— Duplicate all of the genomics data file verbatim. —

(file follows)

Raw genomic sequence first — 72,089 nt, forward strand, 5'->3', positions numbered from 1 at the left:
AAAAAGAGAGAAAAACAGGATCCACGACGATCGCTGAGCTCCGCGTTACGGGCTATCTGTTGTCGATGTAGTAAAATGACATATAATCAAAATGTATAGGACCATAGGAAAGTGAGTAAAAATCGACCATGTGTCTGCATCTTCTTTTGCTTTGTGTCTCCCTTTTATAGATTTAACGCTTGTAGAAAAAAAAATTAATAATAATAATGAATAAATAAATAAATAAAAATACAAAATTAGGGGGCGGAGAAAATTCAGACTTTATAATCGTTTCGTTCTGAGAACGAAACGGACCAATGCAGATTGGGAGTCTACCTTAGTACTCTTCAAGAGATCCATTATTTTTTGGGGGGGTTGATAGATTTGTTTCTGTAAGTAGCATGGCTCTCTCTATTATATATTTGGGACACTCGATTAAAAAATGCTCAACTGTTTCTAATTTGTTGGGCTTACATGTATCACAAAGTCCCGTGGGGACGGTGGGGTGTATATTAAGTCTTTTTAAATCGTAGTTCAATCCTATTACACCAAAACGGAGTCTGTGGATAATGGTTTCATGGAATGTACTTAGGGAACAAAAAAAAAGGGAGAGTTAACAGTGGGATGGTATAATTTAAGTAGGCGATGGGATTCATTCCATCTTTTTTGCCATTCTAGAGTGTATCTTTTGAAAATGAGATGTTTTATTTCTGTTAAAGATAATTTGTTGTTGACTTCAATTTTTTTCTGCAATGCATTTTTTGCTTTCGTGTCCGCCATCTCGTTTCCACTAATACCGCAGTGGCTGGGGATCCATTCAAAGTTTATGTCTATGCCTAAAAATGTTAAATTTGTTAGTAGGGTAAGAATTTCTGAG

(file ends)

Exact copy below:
Raw genomic sequence first — 72,089 nt, forward strand, 5'->3', positions numbered from 1 at the left:
AAAAAGAGAGAAAAACAGGATCCACGACGATCGCTGAGCTCCGCGTTACGGGCTATCTGTTGTCGATGTAGTAAAATGACATATAATCAAAATGTATAGGACCATAGGAAAGTGAGTAAAAATCGACCATGTGTCTGCATCTTCTTTTGCTTTGTGTCTCCCTTTTATAGATTTAACGCTTGTAGAAAAAAAAATTAATAATAATAATGAATAAATAAATAAATAAAAATACAAAATTAGGGGGCGGAGAAAATTCAGACTTTATAATCGTTTCGTTCTGAGAACGAAACGGACCAATGCAGATTGGGAGTCTACCTTAGTACTCTTCAAGAGATCCATTATTTTTTGGGGGGGTTGATAGATTTGTTTCTGTAAGTAGCATGGCTCTCTCTATTATATATTTGGGACACTCGATTAAAAAATGCTCAACTGTTTCTAATTTGTTGGGCTTACATGTATCACAAAGTCCCGTGGGGACGGTGGGGTGTATATTAAGTCTTTTTAAATCGTAGTTCAATCCTATTACACCAAAACGGAGTCTGTGGATAATGGTTTCATGGAATGTACTTAGGGAACAAAAAAAAAGGGAGAGTTAACAGTGGGATGGTATAATTTAAGTAGGCGATGGGATTCATTCCATCTTTTTTGCCATTCTAGAGTGTATCTTTTGAAAATGAGATGTTTTATTTCTGTTAAAGATAATTTGTTGTTGACTTCAATTTTTTTCTGCAATGCATTTTTTGCTTTCGTGTCCGCCATCTCGTTTCCACTAATACCGCAGTGGCTGGGGATCCATTCAAAGTTTATGTCTATGCCTAAAAATGTTAAATTTGTTAGTAGGGTAAGAATTTCTGAG